Rotating Outer Volume Suppression for Reduced Field of View PROPELLER Imaging
Daniel V Litwiller1, Valentina Taviani2, Suchandrima Banerjee2, Lloyd Estkowski2, Yuval Zur3, Ali Ersoz4, and Ersin Bayram5

1Global MR Applications & Workflow, GE Healthcare, New York, NY, United States, 2Global MR Applications & Workflow, GE Healthcare, Menlo Park, CA, United States, 3GE Healthcare, Haifa, Israel, 4GE Healthcare, Waukesha, WI, United States, 5Global MR Applications & Workflow, GE Healthcare, Houston, TX, United States


We present a modified PROPELLER pulse sequence that incorporates rotating outer volume suppression for reduced field of view imaging. In vivo results are presented, demonstrating comparable imaging performance with conventional PROPELLER imaging.


Efficient, motion-robust imaging remains a challenge and a critical need in clinical MR imaging. PROPELLER (aka BLADE, MultiVane etc.) is a two-dimensional imaging technique that leverages redundancies in the acquired data to retrospectively correct for in-plane motion and to mitigate the effects of through-plane motion [1]. PROPELLER's inherent motion robustness comes at the cost of longer imaging times (versus Cartesian equivalents), due to redundant sampling near the center of k-space, and oversampling in both the frequency and phase directions required to eliminate phase wrap. The latter no-wrap penalty also tends to limit the minimum useable FOV due to practical constraints on scan time. Outer volume suppression (OVS) has been shown to be useful in the context of 2D and 3D echo-train imaging for reducing scan time and for improving image quality [2-5]. Here, we introduce OVS for PROPELLER imaging and consider its utility.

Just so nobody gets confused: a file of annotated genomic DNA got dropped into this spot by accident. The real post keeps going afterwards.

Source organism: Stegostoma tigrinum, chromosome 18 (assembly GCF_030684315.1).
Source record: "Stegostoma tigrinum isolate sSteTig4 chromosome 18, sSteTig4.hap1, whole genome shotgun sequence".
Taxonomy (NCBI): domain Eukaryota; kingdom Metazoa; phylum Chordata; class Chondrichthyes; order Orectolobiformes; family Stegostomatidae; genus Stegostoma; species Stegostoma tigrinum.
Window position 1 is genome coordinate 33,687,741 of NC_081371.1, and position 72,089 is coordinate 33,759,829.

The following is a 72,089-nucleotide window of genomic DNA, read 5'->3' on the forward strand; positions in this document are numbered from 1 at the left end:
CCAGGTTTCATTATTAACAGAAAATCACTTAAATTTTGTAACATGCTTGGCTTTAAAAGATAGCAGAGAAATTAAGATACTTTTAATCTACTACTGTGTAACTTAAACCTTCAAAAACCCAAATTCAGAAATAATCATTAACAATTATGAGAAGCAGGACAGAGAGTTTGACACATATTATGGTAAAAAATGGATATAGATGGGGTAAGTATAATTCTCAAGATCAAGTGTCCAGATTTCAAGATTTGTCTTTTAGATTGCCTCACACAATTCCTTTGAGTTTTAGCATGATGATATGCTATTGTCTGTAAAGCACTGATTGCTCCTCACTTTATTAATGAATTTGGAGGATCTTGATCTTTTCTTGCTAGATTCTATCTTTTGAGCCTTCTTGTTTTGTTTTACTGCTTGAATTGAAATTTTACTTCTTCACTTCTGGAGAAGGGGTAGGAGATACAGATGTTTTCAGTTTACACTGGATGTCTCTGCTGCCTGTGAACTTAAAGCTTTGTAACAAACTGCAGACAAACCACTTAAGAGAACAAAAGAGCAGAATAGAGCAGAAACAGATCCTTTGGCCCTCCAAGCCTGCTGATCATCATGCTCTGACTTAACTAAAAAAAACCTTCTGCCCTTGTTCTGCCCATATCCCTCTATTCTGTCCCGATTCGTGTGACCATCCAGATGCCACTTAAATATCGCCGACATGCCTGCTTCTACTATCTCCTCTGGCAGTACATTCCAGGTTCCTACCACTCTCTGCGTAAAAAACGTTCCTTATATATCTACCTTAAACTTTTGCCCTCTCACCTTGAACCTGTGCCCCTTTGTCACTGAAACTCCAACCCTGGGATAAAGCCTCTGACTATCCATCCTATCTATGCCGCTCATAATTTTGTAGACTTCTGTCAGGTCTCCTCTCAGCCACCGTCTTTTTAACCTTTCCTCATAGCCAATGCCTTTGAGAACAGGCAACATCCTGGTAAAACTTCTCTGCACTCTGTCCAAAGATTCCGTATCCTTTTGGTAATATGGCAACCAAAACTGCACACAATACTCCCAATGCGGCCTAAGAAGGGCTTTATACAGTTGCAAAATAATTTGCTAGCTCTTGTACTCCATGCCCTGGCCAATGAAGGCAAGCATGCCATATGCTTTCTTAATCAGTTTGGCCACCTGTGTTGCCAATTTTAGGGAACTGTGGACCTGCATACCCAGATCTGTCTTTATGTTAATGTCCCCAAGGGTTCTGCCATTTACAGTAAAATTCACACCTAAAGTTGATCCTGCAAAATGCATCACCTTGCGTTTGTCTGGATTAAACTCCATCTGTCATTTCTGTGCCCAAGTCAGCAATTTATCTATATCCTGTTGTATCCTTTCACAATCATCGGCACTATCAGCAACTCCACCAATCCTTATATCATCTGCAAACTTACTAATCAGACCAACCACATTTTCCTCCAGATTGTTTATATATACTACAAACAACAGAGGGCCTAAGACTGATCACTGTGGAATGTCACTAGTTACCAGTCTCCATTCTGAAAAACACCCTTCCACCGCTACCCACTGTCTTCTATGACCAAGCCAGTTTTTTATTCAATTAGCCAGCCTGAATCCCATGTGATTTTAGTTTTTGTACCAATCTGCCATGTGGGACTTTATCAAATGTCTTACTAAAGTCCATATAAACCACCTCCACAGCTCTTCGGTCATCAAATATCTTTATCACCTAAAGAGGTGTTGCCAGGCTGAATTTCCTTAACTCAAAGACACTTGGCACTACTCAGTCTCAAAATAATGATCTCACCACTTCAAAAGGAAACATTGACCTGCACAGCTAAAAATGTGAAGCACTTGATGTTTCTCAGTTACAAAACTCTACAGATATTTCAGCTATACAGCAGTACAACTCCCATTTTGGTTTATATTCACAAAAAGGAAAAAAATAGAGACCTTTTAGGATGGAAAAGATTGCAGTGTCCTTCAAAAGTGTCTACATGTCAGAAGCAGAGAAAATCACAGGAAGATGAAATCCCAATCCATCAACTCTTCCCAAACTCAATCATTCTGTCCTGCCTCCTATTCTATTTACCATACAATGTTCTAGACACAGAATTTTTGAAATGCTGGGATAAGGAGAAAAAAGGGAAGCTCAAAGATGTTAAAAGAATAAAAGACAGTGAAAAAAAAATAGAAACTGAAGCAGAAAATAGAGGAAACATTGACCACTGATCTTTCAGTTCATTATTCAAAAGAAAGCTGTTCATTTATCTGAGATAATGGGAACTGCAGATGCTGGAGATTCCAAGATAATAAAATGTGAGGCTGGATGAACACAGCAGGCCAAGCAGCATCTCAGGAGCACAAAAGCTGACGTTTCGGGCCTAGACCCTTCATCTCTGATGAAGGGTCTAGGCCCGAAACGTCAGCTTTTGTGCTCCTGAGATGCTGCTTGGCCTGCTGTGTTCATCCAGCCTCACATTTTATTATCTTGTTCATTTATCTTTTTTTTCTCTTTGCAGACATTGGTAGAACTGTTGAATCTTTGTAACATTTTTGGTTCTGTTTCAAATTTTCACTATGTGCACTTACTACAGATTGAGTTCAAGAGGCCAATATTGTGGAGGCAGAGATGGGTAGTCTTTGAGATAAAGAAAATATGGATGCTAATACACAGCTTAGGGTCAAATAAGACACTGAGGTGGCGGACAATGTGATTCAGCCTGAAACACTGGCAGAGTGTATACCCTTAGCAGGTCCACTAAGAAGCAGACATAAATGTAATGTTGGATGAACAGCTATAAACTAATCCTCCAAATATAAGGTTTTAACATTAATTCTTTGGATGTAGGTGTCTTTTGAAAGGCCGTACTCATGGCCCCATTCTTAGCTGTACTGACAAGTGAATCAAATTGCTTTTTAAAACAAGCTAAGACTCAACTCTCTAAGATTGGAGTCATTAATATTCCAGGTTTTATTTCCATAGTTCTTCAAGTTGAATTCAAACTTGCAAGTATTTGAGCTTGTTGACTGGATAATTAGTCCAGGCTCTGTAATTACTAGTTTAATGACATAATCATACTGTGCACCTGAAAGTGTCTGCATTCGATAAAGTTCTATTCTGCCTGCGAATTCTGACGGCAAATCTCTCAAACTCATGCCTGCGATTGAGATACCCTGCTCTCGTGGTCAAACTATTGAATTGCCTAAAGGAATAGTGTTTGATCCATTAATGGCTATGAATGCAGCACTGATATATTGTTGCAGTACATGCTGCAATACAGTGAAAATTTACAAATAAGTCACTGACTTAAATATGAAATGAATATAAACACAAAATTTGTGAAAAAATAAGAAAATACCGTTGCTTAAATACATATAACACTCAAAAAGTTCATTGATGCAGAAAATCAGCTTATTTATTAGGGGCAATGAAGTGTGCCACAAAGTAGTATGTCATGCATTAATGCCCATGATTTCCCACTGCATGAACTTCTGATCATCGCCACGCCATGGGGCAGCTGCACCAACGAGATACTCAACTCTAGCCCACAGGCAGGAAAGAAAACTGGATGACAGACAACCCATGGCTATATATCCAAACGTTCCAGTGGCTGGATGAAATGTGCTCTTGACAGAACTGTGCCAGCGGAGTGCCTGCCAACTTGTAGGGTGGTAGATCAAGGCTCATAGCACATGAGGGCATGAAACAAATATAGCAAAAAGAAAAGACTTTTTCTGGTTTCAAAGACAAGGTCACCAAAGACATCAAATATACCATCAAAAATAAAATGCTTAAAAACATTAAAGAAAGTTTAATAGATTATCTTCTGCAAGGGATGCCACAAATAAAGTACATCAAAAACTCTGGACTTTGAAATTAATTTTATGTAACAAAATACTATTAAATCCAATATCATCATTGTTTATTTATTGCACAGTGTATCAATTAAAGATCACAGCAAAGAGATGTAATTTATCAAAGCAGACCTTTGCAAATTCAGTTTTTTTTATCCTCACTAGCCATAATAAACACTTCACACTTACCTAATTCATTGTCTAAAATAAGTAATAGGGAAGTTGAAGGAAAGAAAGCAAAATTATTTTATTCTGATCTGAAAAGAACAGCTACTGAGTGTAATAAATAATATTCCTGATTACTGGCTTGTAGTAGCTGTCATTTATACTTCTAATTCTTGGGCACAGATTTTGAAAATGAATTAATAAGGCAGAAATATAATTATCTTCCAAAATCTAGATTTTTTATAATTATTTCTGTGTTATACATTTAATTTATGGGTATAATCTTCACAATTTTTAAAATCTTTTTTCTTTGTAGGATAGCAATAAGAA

Materials & Methods

A conventional PROPELLER pulse sequence was modified to incorporate a set of very-selective saturation (VSS) pulses [2,3]. In the modified acquisition, VSS bands are applied symmetrically in the phase-encoded direction of each PROPELLER blade. These saturation bands are rotated incrementally along with the blade throughout the course of the acquisition to provide rotationally-symmetric OVS. This enables PROPELLER imaging with reduced oversampling requirements, allowing for faster imaging and/or reduced fields-of-view. Following informed consent, several volunteers were scanned under IRB approval on a 60-cm 3.0T MRI scanner (Discovery MR750, GE Healthcare, Waukesha, WI) and 70-cm 1.5T MRI scanner (Optima MR450w, GE Healthcare, Waukesha, WI). A variety of anatomies and scan planes were imaged with PROPELLER using conventional oversampling and rotating OVS. The number of VSS pulses applied per echo train ranged from 1 to 3, and other imaging parameters are summarized in Table 1.

Results & Discussion

PROPELLER imaging results for pelvis, knee, and abdomen are summarized in Figures 1 through 4. As indicated in Table 1, reductions in scan time ranged from 9% to 31% at 1.5T and from 7% to 26% at 3T. Similar contrast and image quality is observed in both the conventional, oversampled and reduced-FOV PROPELLER acquisitions at the expense of a modest and expected reduction in SNR.